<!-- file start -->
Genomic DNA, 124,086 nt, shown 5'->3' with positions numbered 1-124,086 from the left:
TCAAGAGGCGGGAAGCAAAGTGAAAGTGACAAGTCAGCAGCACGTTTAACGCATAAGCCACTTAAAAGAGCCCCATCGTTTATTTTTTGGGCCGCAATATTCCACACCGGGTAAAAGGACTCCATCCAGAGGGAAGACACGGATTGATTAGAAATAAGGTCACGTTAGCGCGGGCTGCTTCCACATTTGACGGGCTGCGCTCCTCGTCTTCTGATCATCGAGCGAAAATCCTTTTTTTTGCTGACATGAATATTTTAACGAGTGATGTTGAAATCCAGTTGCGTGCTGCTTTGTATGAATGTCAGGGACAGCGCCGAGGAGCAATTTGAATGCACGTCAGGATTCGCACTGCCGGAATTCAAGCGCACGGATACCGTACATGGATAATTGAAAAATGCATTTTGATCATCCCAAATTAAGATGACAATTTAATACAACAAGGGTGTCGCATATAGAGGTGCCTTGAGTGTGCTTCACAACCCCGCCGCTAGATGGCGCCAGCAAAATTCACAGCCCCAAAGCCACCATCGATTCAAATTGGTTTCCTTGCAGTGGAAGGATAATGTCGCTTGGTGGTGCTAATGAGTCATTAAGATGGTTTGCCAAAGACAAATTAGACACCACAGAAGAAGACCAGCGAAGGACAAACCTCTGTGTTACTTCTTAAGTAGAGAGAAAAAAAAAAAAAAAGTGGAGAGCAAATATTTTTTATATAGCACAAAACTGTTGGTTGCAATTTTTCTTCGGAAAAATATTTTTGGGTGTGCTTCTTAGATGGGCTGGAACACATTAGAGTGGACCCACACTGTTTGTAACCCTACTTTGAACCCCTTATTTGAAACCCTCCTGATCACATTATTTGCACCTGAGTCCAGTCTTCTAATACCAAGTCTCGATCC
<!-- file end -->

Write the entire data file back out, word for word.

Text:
Genomic DNA, 124,086 nt, shown 5'->3' with positions numbered 1-124,086 from the left:
TCAAGAGGCGGGAAGCAAAGTGAAAGTGACAAGTCAGCAGCACGTTTAACGCATAAGCCACTTAAAAGAGCCCCATCGTTTATTTTTTGGGCCGCAATATTCCACACCGGGTAAAAGGACTCCATCCAGAGGGAAGACACGGATTGATTAGAAATAAGGTCACGTTAGCGCGGGCTGCTTCCACATTTGACGGGCTGCGCTCCTCGTCTTCTGATCATCGAGCGAAAATCCTTTTTTTTGCTGACATGAATATTTTAACGAGTGATGTTGAAATCCAGTTGCGTGCTGCTTTGTATGAATGTCAGGGACAGCGCCGAGGAGCAATTTGAATGCACGTCAGGATTCGCACTGCCGGAATTCAAGCGCACGGATACCGTACATGGATAATTGAAAAATGCATTTTGATCATCCCAAATTAAGATGACAATTTAATACAACAAGGGTGTCGCATATAGAGGTGCCTTGAGTGTGCTTCACAACCCCGCCGCTAGATGGCGCCAGCAAAATTCACAGCCCCAAAGCCACCATCGATTCAAATTGGTTTCCTTGCAGTGGAAGGATAATGTCGCTTGGTGGTGCTAATGAGTCATTAAGATGGTTTGCCAAAGACAAATTAGACACCACAGAAGAAGACCAGCGAAGGACAAACCTCTGTGTTACTTCTTAAGTAGAGAGAAAAAAAAAAAAAAAGTGGAGAGCAAATATTTTTTATATAGCACAAAACTGTTGGTTGCAATTTTTCTTCGGAAAAATATTTTTGGGTGTGCTTCTTAGATGGGCTGGAACACATTAGAGTGGACCCACACTGTTTGTAACCCTACTTTGAACCCCTTATTTGAAACCCTCCTGATCACATTATTTGCACCTGAGTCCAGTCTTCTAATACCAAGTCTCGATCC